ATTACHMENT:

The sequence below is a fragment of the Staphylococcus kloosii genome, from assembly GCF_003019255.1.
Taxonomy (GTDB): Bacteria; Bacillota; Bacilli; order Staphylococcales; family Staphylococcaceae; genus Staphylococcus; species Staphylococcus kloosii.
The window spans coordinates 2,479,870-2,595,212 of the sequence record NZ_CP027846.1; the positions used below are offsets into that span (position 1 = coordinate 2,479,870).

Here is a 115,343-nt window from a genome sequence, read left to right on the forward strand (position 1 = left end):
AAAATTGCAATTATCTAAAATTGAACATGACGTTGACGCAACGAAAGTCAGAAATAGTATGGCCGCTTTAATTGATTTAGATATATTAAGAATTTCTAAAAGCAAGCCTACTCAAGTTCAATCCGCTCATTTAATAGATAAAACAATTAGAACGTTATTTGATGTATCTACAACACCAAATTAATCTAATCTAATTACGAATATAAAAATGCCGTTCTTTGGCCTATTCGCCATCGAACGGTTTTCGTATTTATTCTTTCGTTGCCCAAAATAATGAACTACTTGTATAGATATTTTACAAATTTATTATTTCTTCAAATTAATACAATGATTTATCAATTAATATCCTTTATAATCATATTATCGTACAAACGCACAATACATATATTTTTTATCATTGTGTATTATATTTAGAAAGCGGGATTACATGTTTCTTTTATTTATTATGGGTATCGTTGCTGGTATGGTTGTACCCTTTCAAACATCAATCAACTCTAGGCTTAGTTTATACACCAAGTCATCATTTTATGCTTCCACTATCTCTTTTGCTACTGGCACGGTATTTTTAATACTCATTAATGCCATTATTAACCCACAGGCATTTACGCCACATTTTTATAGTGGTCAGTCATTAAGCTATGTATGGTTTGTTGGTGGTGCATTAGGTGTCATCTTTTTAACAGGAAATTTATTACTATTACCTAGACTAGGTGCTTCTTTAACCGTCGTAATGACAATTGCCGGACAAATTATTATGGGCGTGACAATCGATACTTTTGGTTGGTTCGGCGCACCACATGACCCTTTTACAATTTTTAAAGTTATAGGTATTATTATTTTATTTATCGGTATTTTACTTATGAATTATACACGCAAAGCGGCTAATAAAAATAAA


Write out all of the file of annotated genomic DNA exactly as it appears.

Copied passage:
The sequence below is a fragment of the Staphylococcus kloosii genome, from assembly GCF_003019255.1.
Taxonomy (GTDB): Bacteria; Bacillota; Bacilli; order Staphylococcales; family Staphylococcaceae; genus Staphylococcus; species Staphylococcus kloosii.
The window spans coordinates 2,479,870-2,595,212 of the sequence record NZ_CP027846.1; the positions used below are offsets into that span (position 1 = coordinate 2,479,870).

Here is a 115,343-nt window from a genome sequence, read left to right on the forward strand (position 1 = left end):
AAAATTGCAATTATCTAAAATTGAACATGACGTTGACGCAACGAAAGTCAGAAATAGTATGGCCGCTTTAATTGATTTAGATATATTAAGAATTTCTAAAAGCAAGCCTACTCAAGTTCAATCCGCTCATTTAATAGATAAAACAATTAGAACGTTATTTGATGTATCTACAACACCAAATTAATCTAATCTAATTACGAATATAAAAATGCCGTTCTTTGGCCTATTCGCCATCGAACGGTTTTCGTATTTATTCTTTCGTTGCCCAAAATAATGAACTACTTGTATAGATATTTTACAAATTTATTATTTCTTCAAATTAATACAATGATTTATCAATTAATATCCTTTATAATCATATTATCGTACAAACGCACAATACATATATTTTTTATCATTGTGTATTATATTTAGAAAGCGGGATTACATGTTTCTTTTATTTATTATGGGTATCGTTGCTGGTATGGTTGTACCCTTTCAAACATCAATCAACTCTAGGCTTAGTTTATACACCAAGTCATCATTTTATGCTTCCACTATCTCTTTTGCTACTGGCACGGTATTTTTAATACTCATTAATGCCATTATTAACCCACAGGCATTTACGCCACATTTTTATAGTGGTCAGTCATTAAGCTATGTATGGTTTGTTGGTGGTGCATTAGGTGTCATCTTTTTAACAGGAAATTTATTACTATTACCTAGACTAGGTGCTTCTTTAACCGTCGTAATGACAATTGCCGGACAAATTATTATGGGCGTGACAATCGATACTTTTGGTTGGTTCGGCGCACCACATGACCCTTTTACAATTTTTAAAGTTATAGGTATTATTATTTTATTTATCGGTATTTTACTTATGAATTATACACGCAAAGCGGCTAATAAAAATAAA